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Community Cat Initiative


The Humane Society of Greater Dayton’s Community Cat Initiative is a catch-and-release spay/neuter program designed to reduce the number of outdoor cats humanely. Outdoor cats – collectively known as “community cats” – comprise unidentified stray (aloof to friendly) and feral (wild and unfriendly) cats.

Trap-Neuter-Return Program

    • Is designed to reduce the number of free-roaming community cats humanely, through sterilization (spay/neuters), rather than by euthanasia.
        • Why doesn’t euthanasia work to control the population? It is a food-supply and numbers issue:
            • There are an estimated 50,000 free-roaming community cats in Montgomery County, Ohio.
            • It is estimated that only 2.5% of those cats are spayed or neutered. This means that 48,750 outdoor cats in Montgomery County are not spayed or neutered and can, therefore, reproduce.
            • The cat population (like other outdoor-animal populations) rises to the level of a food source. That means that if there is more than enough food outside (mice, rats, birds, people feeding outdoor cats, etc.), cats increase their numbers. If there is not enough food, then the population decreases. The cat population – currently roughly 50,000 in Montgomery County – seeks a balance with the amount of food available.
            • If cats are taken off the streets (via adoption or euthanasia), there is an “unclaimed” food source available. This is called the “vacuum effect.” With so many cats able to reproduce very quickly (two litters per year, with four to six kittens per litter), their population number rebounds every breeding season.
            • The only effective way to decrease the outdoor cat population responsibly is through sterilization (spays/neuters) of outdoor cats, so that outdoor kittens are not born.
    • Will accept unowned, unidentified stray or feral cats from city residents, city employees or volunteers, as long as we have space available.
    • Will examine each cat for identification, health, age and claw status. Cats without identification (collar, tag, tattoo, etc.) are considered “unowned.”
    • Will vaccinate (rabies), treat for fleas if needed, spay/neuter and surgically “tip” the left ear of every cat to be returned (see return guidelines listed below), removing approximately ¼ inch of the ear while the cat is under anesthesia. The ear tip is a universal sign that the cat has been spayed or neutered.
    • Will ensure that every effort is made to find the owners of cats brought to the Humane Society of Greater Dayton with identification.
    • Will put stray, adoptable cats into our adoption program, whenever there is space available.
    • Will not euthanize stray, healthy, unidentified cats when our adoption program is full; instead, the following will occur:
        • Stray, unidentified cats that come from cities that are contracted with the Montgomery County Animal Resource Center will be directed to that facility.
        • Other stray, unidentified cats that are wild (feral) or friendly will be spayed/neutered, vaccinated, ear-tipped, treated for fleas (if necessary) and released back to the community that they know, provided that:
            1. They are healthy and on exam and have a body mass indicating that they have a food source.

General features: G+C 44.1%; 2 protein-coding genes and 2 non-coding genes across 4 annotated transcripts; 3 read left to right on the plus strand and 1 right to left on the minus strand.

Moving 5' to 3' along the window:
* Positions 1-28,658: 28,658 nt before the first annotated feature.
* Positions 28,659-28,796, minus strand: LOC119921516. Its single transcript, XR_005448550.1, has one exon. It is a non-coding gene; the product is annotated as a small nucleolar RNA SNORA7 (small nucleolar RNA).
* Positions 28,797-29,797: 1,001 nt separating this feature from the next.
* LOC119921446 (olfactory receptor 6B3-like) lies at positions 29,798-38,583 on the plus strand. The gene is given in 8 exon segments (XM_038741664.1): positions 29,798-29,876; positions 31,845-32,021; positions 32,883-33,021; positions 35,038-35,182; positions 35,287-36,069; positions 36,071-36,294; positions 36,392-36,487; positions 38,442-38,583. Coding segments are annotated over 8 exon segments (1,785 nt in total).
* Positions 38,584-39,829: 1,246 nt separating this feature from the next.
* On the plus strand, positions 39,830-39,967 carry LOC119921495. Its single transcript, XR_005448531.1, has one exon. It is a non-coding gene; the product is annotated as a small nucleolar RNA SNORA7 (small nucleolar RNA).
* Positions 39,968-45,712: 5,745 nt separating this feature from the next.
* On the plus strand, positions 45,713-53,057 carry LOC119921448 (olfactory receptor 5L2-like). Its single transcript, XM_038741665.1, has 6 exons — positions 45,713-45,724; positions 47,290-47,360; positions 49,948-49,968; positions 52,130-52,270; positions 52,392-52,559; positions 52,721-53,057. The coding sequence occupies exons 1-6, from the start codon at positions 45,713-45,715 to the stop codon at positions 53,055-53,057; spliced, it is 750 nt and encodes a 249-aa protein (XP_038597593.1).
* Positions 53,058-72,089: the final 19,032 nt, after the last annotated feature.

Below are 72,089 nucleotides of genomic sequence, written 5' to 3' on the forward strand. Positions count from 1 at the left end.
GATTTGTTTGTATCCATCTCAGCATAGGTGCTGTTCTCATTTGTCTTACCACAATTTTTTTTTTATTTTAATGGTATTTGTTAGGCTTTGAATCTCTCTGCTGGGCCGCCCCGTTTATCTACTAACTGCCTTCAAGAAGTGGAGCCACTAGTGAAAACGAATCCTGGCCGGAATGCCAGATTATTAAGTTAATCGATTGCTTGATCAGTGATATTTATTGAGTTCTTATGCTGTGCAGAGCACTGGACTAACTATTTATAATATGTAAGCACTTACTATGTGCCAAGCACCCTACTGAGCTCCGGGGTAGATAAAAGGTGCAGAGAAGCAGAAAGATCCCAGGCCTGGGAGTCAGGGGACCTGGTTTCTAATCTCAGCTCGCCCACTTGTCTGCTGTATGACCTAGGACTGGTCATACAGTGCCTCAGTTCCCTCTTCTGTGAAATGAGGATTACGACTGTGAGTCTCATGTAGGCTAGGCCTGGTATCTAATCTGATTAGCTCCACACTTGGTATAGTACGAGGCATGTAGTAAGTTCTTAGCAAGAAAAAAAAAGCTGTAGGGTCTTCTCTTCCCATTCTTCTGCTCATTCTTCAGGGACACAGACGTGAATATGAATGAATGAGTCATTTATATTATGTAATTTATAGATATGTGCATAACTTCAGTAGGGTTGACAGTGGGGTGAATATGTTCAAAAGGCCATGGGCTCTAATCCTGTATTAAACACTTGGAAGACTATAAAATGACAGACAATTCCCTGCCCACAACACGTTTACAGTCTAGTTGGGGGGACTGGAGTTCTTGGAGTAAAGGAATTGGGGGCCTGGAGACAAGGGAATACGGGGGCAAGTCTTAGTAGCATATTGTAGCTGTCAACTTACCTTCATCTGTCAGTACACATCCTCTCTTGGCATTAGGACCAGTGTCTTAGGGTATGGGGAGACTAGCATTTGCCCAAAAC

2. They have their claws.
            3. They are not kittens.
            4. They are not senior cats (who may struggle to survive).
            5. They are not injured or sick.

We must be vigilant in our goal to end the senseless euthanasia of healthy cats, proactively controlling cat overpopulation through education and spay/neuter initiatives like the Community Cat Initiative.

To safely catch a stray, free-roaming cat, please use a live trap. Live traps are available for a very small rental fee at the Humane Society of Greater Dayton.

What Are Feral Cats?


Feral cats exist in a wild or untamed state. They can be either feral from birth – having never experienced human contact – or domesticated cats who have returned to an untamed state. After capture and sterilization, feral cats are returned to their home area, where they will continue to live. These spayed/neutered cats are less aggressive and less prone to disease. Feral kittens younger than four months of age can sometimes be socialized, becoming wonderful family pets.

Benefits of Spaying/Neutering

    • Reduction of unwanted litters
    • Reduction of wandering, aggressiveness and territorial behaviors
    • Reduction of incidences of infection and tumors
    • Elimination of heat cycles

Food for Thought

    • In 2009, approximately 4,300 cats were euthanized in the Greater Dayton area alone.
    • One female cat and her offspring can be responsible for the birth of 420,000 kittens over a seven-year period.
    • Altered pets have twice the life expectancy of unaltered pets.
    • Spaying or neutering improves the quality of life of companion animals, as well as barn and feral cats.

How You Can Help

TNR Infor for website

Please consider a monetary donation to the Humane Society of Greater Dayton. We are a nonprofit 501(c)(3) humane organization, so donations are tax-deductible. Your in-kind donation of any of the following items would also be appreciated:

    • Pet carriers
    • Havahart® live cat traps
    • Disposable dishes
    • Gently used linens
    • Canned cat food
    • Tarps

Get involved! Spread the word about the Community Cat Initiative. Please consider offering your time to help in the trapping and transport of community cats, and assisting in educating the public about both community cats and this initiative.

To participate in the Community Cat Initiative, contact Chris Banks, Community Cat Initiative program coordinator, at (937) 262-5933, or

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